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Biochem Biophys Res Commun. 1999 May 27;259(1):136-40.

Role of tryptophanyl residues in tobacco acetolactate synthase.

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  • 1Department of Biochemistry, Chungbuk National University, Cheongju, 361-763, Korea.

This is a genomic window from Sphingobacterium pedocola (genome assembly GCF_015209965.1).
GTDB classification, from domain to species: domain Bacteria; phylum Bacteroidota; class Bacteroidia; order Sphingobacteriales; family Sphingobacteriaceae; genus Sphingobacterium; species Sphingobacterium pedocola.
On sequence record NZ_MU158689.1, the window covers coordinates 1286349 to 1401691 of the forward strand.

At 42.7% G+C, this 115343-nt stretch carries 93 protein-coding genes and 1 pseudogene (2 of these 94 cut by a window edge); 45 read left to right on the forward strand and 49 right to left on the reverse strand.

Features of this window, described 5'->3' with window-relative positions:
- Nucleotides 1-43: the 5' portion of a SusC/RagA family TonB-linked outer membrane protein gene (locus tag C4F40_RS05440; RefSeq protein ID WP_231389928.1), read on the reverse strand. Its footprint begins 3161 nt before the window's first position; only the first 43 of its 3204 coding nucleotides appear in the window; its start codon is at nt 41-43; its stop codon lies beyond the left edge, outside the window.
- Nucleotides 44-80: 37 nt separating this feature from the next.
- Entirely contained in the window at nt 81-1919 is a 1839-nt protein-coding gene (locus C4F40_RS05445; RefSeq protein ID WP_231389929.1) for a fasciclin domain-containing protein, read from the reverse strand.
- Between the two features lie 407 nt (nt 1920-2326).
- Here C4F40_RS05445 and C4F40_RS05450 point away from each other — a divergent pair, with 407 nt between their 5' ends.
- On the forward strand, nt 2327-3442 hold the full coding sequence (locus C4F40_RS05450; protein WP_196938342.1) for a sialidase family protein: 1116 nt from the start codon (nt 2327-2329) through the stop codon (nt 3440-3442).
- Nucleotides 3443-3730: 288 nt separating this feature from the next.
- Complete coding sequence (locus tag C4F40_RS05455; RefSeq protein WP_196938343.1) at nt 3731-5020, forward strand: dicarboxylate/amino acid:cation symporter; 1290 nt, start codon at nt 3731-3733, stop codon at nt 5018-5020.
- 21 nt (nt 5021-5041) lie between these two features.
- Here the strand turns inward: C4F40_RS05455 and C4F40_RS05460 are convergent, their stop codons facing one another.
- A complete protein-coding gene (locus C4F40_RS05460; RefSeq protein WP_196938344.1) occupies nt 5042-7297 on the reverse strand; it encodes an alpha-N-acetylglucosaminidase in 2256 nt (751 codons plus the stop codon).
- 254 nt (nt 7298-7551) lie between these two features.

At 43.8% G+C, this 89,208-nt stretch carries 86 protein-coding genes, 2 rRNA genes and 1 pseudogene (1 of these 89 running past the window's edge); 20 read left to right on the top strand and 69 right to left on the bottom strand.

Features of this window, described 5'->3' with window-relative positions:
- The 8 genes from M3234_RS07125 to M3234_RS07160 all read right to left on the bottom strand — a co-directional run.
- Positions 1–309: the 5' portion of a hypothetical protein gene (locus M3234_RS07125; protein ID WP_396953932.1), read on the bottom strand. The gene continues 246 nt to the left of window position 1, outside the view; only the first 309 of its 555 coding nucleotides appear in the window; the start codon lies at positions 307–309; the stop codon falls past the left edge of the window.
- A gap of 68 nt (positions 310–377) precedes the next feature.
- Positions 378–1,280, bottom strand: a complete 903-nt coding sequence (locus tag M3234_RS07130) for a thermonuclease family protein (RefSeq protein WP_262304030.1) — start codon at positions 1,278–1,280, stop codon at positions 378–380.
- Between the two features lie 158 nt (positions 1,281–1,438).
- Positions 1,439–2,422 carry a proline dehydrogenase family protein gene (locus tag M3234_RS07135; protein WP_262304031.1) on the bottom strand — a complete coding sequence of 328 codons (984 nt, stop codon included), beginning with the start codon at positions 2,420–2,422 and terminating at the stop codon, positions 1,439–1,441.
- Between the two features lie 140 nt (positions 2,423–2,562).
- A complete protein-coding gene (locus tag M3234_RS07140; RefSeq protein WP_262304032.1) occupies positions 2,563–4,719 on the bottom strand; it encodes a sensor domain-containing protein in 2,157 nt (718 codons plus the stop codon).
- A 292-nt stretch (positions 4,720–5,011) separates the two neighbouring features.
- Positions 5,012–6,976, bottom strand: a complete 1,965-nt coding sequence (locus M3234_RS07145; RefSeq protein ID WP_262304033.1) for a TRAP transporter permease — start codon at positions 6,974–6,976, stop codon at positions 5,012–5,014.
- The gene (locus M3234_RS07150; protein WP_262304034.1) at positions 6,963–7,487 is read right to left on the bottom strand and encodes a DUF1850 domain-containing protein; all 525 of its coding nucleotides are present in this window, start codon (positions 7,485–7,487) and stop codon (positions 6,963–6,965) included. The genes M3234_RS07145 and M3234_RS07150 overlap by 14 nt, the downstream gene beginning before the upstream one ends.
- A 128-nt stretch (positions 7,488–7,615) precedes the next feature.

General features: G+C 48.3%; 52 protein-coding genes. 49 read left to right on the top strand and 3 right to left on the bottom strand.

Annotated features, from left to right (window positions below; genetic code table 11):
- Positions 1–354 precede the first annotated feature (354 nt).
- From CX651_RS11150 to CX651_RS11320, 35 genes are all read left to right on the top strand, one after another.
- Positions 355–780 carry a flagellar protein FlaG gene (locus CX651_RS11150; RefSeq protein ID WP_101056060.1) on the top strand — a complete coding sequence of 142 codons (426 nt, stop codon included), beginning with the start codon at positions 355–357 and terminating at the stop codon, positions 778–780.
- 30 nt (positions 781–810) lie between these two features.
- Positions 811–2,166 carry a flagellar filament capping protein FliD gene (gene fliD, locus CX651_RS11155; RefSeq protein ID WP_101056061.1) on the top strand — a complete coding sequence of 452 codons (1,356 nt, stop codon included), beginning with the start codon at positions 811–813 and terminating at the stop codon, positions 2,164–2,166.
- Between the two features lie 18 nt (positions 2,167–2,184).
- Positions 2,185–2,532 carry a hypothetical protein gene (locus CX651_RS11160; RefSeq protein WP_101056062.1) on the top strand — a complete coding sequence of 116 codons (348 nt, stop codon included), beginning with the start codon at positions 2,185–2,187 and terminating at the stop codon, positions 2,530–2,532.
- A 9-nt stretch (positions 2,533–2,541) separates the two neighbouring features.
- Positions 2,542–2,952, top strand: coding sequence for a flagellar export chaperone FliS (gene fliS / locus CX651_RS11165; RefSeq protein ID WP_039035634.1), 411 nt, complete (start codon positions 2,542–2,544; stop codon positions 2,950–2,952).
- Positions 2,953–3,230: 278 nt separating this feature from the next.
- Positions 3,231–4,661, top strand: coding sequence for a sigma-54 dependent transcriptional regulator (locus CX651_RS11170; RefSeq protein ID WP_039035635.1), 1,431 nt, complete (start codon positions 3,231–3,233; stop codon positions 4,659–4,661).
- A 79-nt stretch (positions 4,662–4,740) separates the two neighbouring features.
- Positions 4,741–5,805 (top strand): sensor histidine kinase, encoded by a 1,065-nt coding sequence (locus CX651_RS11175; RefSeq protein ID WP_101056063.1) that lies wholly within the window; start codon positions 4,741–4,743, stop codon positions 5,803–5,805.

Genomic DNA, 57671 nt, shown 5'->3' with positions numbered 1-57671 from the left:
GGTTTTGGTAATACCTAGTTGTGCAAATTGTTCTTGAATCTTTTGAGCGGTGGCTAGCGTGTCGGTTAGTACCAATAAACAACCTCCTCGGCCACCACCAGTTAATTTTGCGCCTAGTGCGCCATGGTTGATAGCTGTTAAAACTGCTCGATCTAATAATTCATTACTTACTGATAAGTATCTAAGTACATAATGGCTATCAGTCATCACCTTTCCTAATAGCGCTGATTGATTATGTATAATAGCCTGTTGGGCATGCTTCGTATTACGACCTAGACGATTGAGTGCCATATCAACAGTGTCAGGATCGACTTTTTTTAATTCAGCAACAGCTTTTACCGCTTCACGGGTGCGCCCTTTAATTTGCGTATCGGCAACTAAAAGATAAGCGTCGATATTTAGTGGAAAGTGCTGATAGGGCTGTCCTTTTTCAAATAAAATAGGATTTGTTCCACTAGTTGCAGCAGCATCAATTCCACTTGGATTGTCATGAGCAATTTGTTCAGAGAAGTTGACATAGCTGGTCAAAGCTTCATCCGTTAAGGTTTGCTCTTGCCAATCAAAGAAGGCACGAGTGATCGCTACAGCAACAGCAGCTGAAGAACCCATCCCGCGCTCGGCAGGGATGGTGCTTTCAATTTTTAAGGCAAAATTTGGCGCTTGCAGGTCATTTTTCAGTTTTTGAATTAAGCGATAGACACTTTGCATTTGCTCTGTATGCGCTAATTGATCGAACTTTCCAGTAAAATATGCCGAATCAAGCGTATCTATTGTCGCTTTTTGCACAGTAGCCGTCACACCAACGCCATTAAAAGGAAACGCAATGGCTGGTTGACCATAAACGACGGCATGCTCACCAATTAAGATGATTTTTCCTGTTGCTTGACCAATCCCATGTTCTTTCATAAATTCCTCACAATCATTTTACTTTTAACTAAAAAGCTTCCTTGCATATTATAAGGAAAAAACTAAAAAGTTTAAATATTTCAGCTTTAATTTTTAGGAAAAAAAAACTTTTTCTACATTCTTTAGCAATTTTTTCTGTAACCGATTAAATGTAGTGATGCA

Acetolactate synthase (ALS) catalyzes the first common step in the biosynthesis of valine, leucine, and isoleucine. ALS is the target of three classes of herbicides, the sulfonylureas, the imidazolinones, and the triazolopyrimidines. Five mutants (W266F, W439F, W490F, W503F, and W573F) of the ALS gene from Nicotiana tabacum were constructed and expressed in Escherichia coli, and the enzymes were purified. The W490F mutation abolished the binding affinity for cofactor FAD and inactivated the enzyme. The replacement of Trp573 by Phe yielded a mutant ALS resistant to the three classes of herbicides. The other three mutations, W266F, W439F, and W503F, did not significantly affect the enzymatic properties and the sensitivity to the herbicides. These results indicate that the Trp490 residue is essential for the binding of FAD and that Trp573 is located at the herbicide binding site. The data also suggest that the three classes of herbicides bind ALS competitively.

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